So how did Berger react to the NC Supremes' okaying of extreme partisan gerrymandering?
With a degree of venom matched only by his hypocrisy, Berger wrote: “For years plaintiffs and activist courts have manipulated our Constitution to achieve policy outcomes that could not be won at the ballot box. Today’s rulings affirm that our Constitution cannot be exploited to fit the political whims of left-wing Democrats.”
You got that? A politician who abandoned a supposedly principled stance on a central tenet of our democracy [sponsored a Republican bill to end partisan gerrymandering], and then shamelessly and relentlessly used every lever of power at his disposal for more than a decade to rig electoral outcomes, silence opponents, and enfeeble other elected officials while seizing their power (and even to install his son and namesake on the Supreme Court) is purporting to lecture on the subject of “manipulating the constitution.”
All in all, the [Supremes'] rulings and [Berger's] bluster were enough to make a body fear for, and mourn the state of our democracy, and to wonder if all hope for reviving it – at least in North Carolina had passed.
Rob Schofield has been an important voice for North Carolina progressives for decades. From 1992 to 2005, Schofield worked as an attorney at the NC Justice Center – where he helped build the organization from a small Legal Services office into the state’s leading anti-poverty advocacy group. When the Justice Center branched out with "a special news and commentary project" called NC Policy Watch, Schofield spun off to it and became Research Director. Policy Watch published The Progressive Pulse, with Schofield as both opinion columnist and an executive editor of content. The Progressive Pulse has very recently gone through a major upgrade into NC Newsline, in which appeared Schofield's gloomy reflections quoted above.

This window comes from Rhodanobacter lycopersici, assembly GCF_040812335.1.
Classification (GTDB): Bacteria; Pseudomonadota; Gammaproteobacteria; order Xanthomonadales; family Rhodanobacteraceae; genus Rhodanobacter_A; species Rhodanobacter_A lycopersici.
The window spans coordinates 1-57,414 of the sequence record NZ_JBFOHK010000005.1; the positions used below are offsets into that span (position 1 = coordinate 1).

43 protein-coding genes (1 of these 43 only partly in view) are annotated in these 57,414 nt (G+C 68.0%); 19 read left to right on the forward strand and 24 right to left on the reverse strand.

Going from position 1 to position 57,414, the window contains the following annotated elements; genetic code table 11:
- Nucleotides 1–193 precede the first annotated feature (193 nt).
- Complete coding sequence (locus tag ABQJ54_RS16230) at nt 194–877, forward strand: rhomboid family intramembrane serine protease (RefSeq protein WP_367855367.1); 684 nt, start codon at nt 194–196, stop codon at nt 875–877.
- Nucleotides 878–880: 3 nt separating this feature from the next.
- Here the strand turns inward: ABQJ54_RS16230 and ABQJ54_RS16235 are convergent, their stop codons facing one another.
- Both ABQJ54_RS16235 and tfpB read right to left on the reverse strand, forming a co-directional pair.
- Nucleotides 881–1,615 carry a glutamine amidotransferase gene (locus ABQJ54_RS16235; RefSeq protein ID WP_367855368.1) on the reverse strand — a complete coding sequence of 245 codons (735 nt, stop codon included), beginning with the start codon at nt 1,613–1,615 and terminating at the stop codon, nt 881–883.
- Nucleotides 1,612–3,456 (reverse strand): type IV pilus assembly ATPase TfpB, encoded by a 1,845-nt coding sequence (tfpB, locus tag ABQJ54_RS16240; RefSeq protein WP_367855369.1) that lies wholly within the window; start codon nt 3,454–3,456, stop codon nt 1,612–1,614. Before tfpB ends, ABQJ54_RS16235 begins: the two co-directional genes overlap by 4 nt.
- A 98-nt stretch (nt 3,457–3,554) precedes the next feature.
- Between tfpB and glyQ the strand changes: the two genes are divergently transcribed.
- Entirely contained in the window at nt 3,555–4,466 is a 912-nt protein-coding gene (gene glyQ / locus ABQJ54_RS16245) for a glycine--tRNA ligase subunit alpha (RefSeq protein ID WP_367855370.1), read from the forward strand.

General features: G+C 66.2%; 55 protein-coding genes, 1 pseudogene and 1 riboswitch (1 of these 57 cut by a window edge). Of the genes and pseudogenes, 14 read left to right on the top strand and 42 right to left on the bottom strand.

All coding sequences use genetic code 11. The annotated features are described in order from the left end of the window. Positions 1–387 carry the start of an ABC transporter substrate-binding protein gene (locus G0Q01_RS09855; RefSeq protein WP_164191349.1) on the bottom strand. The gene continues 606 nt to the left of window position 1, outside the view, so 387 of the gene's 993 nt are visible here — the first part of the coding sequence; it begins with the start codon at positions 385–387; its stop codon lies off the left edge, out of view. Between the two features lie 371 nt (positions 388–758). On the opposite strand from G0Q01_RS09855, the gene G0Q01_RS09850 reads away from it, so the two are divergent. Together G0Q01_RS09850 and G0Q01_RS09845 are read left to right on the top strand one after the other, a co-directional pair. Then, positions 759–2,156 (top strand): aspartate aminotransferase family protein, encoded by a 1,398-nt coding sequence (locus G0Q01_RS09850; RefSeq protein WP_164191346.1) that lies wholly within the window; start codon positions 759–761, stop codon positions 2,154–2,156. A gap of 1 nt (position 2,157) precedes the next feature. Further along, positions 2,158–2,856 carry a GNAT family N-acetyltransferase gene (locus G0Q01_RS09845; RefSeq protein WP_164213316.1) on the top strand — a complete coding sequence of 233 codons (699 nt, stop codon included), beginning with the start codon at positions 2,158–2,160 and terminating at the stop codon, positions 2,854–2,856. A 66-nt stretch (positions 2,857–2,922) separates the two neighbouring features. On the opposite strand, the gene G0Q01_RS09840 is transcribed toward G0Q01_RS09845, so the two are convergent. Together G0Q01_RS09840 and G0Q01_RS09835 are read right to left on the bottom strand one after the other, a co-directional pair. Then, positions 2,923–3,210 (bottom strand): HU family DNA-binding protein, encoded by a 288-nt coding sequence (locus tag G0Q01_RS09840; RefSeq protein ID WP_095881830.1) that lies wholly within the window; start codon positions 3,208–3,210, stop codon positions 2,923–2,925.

But Rob, like any progressive-minded American in history, snatched some hope, kinda out of thin air:
…Americans of all ages … are sick to death of the kind of extremist lawmaking that’s practiced in the … North Carolina legislature; we might just be a lot closer to the end of the current dark era than the beginning.
And when the reactionary house of cards does collapse of its own weight in the not-so-distant future, we may well look back on the events of recent days and realize we were witnessing the moment at which the toxic right-wing tide crested and started to recede.
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